Ficus benjamina L.
Linnaeus, C. von (1767) Mantissa Plantarum : 129. Type: Habitat in India.
Benjamin Fig; Fig, Benjamin; Fig, Weeping; Weeping Fig
A strangling fig or sometimes growing on rocks. Lenticels tending to be in horizontal lines. Twigs and branches weeping but not as conspicuously as Weeping Willow (Salix babylonica). Dead bark yellowish brown when cut.
Cotyledons small, almost orbicular, about 2-3 mm long. Oil dots very small, difficult to see with a lens. At the tenth leaf stage: leaf blade lanceolate, glabrous, veins about 12-20 each side of the midrib, intramarginal vein distinct; oil dots small, visible with a lens; stipules narrowly triangular, sheathing the terminal bud and falling early soon after the shoot expands. Seed germination time 13 to 34 days.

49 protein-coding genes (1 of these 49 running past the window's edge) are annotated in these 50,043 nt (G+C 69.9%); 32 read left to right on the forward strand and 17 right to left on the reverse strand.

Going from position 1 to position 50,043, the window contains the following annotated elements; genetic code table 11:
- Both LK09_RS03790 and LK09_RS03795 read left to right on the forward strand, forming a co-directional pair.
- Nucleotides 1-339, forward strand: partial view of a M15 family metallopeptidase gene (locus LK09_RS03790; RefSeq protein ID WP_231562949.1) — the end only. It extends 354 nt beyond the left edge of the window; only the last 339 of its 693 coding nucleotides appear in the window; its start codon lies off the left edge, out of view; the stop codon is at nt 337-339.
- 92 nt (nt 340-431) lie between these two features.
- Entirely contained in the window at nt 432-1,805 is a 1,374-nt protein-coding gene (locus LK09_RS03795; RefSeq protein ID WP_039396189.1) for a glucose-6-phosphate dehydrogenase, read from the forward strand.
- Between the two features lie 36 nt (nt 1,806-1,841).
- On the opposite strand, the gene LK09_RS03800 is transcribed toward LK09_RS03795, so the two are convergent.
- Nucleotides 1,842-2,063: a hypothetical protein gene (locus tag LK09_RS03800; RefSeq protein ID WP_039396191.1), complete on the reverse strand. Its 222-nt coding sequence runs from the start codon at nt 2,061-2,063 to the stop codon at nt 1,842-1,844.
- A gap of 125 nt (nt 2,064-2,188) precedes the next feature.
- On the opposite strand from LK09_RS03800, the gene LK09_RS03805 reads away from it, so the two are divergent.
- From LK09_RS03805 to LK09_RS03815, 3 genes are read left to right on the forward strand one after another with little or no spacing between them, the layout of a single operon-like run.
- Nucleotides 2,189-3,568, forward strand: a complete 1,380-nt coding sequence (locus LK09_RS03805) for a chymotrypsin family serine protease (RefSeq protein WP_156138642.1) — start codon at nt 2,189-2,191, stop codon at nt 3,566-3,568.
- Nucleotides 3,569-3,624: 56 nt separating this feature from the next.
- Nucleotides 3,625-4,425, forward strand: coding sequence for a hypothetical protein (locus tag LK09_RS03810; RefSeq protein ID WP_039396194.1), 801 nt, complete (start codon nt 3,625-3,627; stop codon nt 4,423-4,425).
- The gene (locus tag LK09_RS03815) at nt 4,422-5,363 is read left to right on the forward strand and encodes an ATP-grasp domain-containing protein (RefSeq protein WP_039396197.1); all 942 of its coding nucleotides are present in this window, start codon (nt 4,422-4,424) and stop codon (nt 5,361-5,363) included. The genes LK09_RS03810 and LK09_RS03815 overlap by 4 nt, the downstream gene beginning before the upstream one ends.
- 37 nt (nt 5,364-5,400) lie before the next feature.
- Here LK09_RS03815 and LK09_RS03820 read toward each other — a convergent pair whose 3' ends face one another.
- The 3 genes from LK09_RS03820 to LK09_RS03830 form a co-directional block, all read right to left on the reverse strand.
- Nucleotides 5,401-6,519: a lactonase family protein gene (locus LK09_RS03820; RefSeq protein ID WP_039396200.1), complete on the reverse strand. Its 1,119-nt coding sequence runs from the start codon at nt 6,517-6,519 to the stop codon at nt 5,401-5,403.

Occurs in NT, CYP, NEQ and CEQ. Altitudinal range from near sea level to 250 m. Grows in monsoon forest and drier, more seasonal rain forest. Also occurs in SE Asia and Malesia. This species is widely cultivated in Queensland but it is not at all certain that the cultivated form originated in Australia.
Fruit eaten by Fruit Pigeons. Cooper & Cooper (1994).
Commonly cultivated as a large spreading shade tree. Withstands strong winds. Also grown extensively as an indoor plant.